Re: [AMBER] PCA_representation_in_Cpptraj

From: Jason Swails <>
Date: Mon, 9 Mar 2015 08:52:07 -0400

On Mon, Mar 9, 2015 at 5:14 AM, abdennour braka <> wrote:

> Dear Amber users,
> I would like to produce a PCA vectors representationsuch as_*Tutorial
> 22-SECTION 3.*_
> Could you explain to me how can I add the energie landscape to the PCA
> vectorsrepresentation
> here is my cpptraj input script:

​You need to process the PCA projections for each snapshot (which will be
in pca12-ca). The basic synopsis of what they did was to generate a set of
weights for each point (in order to 'reweight' those points back to their
standard, unbiased Boltzmann distribution), then do a 2-dimensional
(weighted) histogram in order to get 'populations' in every bin of the
2-dimensional surface (the two dimensions being the first two principal

Then they just used standard practice to convert that 2-D histogram of
populations into a free energy -- they found the most populated bin and
divided every bin by the population of that bin, converting the populations
to probabilities relative to the most populous bin. Then they took
-kT*ln(bin) for every bin to convert those probabilities into relative free
energies (the act of dividing by the largest bin population makes the
minimum free energy on the surface 0).

They show two ways to do that -- one of which involves a kernel density
estimator, which is a bin-free alternative to representing a density of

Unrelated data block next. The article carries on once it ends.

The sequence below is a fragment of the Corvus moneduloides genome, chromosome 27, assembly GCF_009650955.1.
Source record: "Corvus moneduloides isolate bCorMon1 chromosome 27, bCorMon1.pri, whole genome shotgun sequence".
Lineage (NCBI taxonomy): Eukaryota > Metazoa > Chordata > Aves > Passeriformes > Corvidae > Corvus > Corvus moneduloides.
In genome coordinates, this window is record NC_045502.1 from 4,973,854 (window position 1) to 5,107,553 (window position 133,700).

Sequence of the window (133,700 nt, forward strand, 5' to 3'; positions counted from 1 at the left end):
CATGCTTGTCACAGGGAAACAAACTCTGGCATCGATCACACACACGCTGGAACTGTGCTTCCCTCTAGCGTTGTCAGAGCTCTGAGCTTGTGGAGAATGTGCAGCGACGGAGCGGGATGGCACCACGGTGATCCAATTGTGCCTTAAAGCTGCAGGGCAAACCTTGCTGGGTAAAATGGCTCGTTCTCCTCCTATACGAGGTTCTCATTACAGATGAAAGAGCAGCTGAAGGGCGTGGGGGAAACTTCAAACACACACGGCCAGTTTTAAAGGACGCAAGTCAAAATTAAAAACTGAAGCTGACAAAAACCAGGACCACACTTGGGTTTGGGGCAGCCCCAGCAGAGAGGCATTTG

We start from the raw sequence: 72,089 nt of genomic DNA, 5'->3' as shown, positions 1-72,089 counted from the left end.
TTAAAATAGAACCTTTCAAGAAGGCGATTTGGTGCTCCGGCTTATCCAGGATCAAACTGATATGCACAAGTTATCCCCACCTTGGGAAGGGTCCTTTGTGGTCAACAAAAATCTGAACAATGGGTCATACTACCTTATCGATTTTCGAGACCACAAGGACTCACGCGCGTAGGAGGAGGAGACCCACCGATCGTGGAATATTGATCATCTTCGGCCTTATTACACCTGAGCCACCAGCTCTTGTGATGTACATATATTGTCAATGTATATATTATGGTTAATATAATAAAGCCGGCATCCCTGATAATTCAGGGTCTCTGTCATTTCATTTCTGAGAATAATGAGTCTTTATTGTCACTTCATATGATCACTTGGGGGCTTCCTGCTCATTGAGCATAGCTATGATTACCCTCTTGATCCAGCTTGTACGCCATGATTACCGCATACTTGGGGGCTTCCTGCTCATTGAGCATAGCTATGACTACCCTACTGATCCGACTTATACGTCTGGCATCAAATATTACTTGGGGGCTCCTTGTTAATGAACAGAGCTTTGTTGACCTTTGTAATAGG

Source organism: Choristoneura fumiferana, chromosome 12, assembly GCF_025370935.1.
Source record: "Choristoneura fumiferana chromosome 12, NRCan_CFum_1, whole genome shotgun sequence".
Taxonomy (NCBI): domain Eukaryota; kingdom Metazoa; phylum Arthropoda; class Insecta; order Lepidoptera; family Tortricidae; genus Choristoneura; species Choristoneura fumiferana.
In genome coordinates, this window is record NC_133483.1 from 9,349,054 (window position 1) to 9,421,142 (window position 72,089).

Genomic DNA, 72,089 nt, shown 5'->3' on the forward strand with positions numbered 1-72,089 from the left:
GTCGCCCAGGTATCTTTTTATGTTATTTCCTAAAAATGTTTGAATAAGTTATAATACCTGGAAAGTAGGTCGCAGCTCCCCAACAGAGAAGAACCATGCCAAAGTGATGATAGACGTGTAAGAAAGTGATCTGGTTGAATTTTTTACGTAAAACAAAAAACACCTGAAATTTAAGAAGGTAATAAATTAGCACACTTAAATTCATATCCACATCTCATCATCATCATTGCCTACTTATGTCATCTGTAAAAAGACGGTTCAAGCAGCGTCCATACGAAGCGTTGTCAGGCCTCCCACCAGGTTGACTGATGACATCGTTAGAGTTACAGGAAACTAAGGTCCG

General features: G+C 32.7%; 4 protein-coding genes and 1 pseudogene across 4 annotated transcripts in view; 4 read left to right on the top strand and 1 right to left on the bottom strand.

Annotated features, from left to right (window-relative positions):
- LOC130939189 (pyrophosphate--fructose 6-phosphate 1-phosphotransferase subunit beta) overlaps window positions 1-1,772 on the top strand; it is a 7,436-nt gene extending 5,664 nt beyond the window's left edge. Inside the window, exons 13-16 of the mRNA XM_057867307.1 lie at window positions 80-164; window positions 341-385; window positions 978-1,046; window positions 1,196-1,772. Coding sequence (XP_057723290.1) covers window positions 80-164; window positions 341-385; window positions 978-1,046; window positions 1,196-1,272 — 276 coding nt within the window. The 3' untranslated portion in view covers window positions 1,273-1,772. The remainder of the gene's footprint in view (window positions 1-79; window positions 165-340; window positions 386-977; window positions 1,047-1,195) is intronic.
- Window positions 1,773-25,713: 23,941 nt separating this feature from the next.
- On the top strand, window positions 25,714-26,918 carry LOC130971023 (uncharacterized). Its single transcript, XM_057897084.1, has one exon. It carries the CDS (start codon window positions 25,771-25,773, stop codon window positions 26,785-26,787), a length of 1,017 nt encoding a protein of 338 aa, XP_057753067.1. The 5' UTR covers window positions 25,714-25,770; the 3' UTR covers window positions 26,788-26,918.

states (the bin being replaced by the 'bandwidth' of the kernel).

They *do* walk through the process of reweighting (and provide a useful
link to further explain and provide the scripts). You then have to use
these weights and take the data to generate a 2-D histogram from which you
can compute the free energy surface. I would use the histogram2d function
in numpy to do this, since it takes a set of optional weights to generate
the density:

So the general workflow is:

1. Compute the PCA eigenvectors
2. Generate the time series of projections along the first two eigenvectors
3. Compute the time series of (re)weighting factors for each frame (which
should match up with the projections you calculated in 2)
4. Read the projections from (2) and the weights from (3) into numpy arrays
5. Call numpy.histogram2d with the 2-D array of projections and the 1-D
array of weights you read in in (4)
6. Divide each bin by the value of the *largest* bin.
7. Compute -kT*ln(bin) for all bins.
8. Plot the result.

This is fairly involved, so it might take some time to really understand
what is happening and what you are doing. But try to make sense of it at
each step. And hopefully by the end of it, you'll be able to explain the
process to somebody else much better than I explained it to you ;).

Of course, you don't *have* to use numpy and Python to process the data --
you could use R, Perl, Ruby, probably even awk or a spreadsheet like
Excel. I just picked Python because it's what I'm familiar with.


Jason M. Swails
Rutgers University
Postdoctoral Researcher
AMBER mailing list
Received on Mon Mar 09 2015 - 06:00:04 PDT
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